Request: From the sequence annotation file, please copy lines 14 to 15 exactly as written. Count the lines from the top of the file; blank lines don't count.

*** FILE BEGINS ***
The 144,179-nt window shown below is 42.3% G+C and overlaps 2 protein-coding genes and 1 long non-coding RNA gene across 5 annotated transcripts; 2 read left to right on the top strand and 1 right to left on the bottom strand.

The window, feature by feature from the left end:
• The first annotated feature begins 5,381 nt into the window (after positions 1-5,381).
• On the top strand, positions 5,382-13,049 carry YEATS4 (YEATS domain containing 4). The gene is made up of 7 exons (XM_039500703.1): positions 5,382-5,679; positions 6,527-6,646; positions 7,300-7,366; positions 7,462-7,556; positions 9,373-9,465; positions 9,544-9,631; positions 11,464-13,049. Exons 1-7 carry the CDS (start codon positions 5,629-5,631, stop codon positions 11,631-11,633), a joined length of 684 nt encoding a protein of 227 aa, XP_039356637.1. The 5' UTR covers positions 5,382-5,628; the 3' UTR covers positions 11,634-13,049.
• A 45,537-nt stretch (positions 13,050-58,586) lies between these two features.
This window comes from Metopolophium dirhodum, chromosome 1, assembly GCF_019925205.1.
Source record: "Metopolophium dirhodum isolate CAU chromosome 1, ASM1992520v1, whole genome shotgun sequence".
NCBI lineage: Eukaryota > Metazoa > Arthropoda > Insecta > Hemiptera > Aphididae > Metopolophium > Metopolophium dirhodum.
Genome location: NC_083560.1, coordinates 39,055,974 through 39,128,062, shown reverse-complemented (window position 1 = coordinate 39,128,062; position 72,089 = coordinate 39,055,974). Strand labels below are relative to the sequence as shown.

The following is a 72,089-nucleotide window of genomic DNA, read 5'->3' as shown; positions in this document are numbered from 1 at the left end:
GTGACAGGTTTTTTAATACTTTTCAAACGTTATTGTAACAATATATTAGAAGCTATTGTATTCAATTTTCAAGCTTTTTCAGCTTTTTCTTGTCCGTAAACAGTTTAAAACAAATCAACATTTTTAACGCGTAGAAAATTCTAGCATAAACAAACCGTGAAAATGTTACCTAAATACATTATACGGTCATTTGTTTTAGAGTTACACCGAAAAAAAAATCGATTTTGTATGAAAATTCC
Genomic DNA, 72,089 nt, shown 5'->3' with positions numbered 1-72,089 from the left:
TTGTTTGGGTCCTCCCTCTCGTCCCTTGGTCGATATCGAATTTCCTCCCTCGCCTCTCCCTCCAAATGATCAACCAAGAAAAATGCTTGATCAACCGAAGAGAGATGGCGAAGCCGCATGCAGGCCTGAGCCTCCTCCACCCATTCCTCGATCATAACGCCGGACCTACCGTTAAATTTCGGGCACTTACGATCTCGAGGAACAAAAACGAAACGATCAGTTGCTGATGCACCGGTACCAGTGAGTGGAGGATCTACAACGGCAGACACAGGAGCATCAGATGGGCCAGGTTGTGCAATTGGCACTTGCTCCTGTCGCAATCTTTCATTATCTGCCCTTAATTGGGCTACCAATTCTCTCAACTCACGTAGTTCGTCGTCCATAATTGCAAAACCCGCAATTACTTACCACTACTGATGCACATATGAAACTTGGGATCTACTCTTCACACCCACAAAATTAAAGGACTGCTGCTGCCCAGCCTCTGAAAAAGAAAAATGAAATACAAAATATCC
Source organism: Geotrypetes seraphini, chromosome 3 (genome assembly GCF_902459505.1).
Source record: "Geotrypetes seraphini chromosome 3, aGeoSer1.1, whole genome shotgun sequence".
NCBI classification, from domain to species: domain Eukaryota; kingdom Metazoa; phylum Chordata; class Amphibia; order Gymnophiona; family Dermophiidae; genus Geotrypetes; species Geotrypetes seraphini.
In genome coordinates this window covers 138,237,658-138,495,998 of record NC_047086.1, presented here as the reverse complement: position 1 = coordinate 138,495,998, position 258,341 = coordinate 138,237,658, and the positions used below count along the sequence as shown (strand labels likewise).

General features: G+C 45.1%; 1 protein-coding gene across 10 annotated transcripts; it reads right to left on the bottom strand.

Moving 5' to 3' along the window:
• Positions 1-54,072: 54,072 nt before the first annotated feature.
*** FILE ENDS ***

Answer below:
Source organism: Geotrypetes seraphini, chromosome 3 (genome assembly GCF_902459505.1).
Source record: "Geotrypetes seraphini chromosome 3, aGeoSer1.1, whole genome shotgun sequence".